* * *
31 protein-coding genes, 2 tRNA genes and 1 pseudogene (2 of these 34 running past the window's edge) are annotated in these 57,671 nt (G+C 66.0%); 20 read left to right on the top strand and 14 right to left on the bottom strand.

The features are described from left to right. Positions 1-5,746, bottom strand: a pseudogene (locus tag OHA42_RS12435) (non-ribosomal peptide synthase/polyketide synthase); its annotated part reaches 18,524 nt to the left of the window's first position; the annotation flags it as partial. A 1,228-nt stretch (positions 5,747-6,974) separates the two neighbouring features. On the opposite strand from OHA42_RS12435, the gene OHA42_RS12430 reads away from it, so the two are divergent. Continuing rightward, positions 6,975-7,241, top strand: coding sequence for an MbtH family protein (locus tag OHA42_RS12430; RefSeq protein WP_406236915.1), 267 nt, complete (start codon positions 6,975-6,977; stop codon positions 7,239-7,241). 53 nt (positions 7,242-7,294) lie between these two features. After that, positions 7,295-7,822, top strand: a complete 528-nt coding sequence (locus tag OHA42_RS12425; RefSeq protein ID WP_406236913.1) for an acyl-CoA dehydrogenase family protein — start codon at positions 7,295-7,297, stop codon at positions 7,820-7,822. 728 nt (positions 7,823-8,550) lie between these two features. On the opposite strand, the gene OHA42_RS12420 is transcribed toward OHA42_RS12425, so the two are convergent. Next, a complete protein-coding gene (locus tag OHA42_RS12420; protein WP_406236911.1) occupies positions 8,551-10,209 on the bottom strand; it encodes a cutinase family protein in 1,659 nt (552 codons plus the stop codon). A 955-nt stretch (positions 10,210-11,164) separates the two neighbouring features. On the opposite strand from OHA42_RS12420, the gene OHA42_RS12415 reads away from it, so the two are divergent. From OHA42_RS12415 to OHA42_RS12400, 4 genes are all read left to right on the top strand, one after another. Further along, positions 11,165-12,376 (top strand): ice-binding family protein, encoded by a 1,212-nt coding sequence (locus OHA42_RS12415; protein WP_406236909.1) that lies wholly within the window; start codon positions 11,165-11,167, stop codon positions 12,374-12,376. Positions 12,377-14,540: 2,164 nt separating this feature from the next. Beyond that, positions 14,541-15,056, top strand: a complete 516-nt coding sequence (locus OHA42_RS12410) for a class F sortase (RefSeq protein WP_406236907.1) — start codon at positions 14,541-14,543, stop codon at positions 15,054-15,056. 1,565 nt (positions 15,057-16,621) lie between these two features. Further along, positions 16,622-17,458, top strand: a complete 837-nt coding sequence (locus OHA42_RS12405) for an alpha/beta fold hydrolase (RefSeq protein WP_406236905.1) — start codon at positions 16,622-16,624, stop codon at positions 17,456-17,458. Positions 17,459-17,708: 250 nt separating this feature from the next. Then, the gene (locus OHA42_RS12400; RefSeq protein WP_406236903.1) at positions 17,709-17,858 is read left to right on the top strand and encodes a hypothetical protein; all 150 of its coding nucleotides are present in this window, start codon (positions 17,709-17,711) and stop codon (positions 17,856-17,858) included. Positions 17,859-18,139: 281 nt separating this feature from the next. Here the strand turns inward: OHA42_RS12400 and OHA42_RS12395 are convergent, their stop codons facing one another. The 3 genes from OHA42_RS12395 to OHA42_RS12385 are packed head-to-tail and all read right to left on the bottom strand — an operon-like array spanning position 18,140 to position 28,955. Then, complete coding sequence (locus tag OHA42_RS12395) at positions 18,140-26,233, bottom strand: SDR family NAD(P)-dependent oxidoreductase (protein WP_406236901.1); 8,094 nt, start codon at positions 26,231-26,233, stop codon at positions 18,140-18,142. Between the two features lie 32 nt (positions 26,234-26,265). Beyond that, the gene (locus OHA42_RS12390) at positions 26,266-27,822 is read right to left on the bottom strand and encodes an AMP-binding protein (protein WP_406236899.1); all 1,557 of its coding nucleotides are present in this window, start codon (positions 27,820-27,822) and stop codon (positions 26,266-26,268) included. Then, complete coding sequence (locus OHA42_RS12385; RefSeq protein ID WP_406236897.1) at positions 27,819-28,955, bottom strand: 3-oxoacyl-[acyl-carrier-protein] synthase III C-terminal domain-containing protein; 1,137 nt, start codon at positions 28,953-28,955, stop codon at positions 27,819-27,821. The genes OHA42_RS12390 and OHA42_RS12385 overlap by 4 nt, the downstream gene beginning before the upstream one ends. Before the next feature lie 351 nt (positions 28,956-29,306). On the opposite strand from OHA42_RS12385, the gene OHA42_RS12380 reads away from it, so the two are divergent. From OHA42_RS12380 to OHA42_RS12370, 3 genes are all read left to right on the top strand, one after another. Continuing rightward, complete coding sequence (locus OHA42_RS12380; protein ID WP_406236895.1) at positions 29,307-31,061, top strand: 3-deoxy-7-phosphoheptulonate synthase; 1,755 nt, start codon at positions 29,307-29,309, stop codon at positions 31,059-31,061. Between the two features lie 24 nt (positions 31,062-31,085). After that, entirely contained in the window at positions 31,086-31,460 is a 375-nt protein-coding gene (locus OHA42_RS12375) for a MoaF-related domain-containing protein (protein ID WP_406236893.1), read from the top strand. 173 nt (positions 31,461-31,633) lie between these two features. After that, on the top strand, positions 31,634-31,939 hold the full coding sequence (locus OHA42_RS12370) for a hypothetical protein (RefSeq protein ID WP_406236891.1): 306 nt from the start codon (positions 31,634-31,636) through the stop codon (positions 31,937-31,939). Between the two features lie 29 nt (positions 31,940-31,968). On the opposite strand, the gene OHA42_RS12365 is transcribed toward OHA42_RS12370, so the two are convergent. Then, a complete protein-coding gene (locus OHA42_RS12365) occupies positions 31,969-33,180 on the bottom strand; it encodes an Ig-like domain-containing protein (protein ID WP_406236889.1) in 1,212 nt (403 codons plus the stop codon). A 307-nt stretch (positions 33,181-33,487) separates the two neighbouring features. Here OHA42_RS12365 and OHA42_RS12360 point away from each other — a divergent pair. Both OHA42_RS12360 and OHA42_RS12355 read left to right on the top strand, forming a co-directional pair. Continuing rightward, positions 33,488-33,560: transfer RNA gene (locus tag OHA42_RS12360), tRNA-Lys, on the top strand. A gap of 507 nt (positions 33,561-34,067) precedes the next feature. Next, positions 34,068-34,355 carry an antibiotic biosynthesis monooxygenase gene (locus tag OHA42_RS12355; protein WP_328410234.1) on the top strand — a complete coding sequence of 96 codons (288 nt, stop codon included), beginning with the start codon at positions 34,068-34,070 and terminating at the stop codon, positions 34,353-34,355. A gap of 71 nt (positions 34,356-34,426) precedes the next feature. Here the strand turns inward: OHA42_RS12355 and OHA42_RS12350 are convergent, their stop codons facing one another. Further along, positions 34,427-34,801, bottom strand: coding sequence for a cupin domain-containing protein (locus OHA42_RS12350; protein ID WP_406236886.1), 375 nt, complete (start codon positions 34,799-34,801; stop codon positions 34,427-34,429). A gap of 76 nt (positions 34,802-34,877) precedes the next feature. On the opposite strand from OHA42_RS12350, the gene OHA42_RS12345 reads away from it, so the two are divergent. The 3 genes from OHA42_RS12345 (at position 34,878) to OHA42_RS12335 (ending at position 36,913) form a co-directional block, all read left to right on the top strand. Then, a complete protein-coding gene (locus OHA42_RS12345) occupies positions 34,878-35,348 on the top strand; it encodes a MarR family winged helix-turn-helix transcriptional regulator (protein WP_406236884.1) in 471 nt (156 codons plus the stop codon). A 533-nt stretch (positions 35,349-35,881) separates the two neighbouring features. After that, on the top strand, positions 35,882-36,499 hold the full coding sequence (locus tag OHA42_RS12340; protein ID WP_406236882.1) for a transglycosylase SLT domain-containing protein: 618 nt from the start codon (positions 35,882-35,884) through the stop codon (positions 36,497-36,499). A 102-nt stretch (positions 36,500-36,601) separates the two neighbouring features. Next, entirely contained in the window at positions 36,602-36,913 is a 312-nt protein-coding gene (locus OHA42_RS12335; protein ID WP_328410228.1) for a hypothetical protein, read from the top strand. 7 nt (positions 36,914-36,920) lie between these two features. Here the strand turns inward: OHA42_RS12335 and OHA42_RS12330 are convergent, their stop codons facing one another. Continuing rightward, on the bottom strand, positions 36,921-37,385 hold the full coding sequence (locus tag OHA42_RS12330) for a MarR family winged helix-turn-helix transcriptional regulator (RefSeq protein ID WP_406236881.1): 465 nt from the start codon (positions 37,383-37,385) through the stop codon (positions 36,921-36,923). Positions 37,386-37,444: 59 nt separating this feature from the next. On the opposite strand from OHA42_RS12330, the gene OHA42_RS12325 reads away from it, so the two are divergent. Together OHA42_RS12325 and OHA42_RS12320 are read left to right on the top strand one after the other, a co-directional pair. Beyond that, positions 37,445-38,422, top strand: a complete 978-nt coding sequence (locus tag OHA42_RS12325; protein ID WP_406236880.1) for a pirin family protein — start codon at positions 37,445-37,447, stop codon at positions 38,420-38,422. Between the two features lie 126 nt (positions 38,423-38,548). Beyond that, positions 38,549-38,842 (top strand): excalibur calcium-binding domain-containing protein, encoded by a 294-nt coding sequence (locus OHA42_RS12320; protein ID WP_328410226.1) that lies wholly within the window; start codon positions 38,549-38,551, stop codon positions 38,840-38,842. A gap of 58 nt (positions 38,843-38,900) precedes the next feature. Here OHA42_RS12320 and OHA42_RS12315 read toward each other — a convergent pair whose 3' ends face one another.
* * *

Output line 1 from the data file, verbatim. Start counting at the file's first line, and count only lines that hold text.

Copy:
31 protein-coding genes, 2 tRNA genes and 1 pseudogene (2 of these 34 running past the window's edge) are annotated in these 57,671 nt (G+C 66.0%); 20 read left to right on the top strand and 14 right to left on the bottom strand.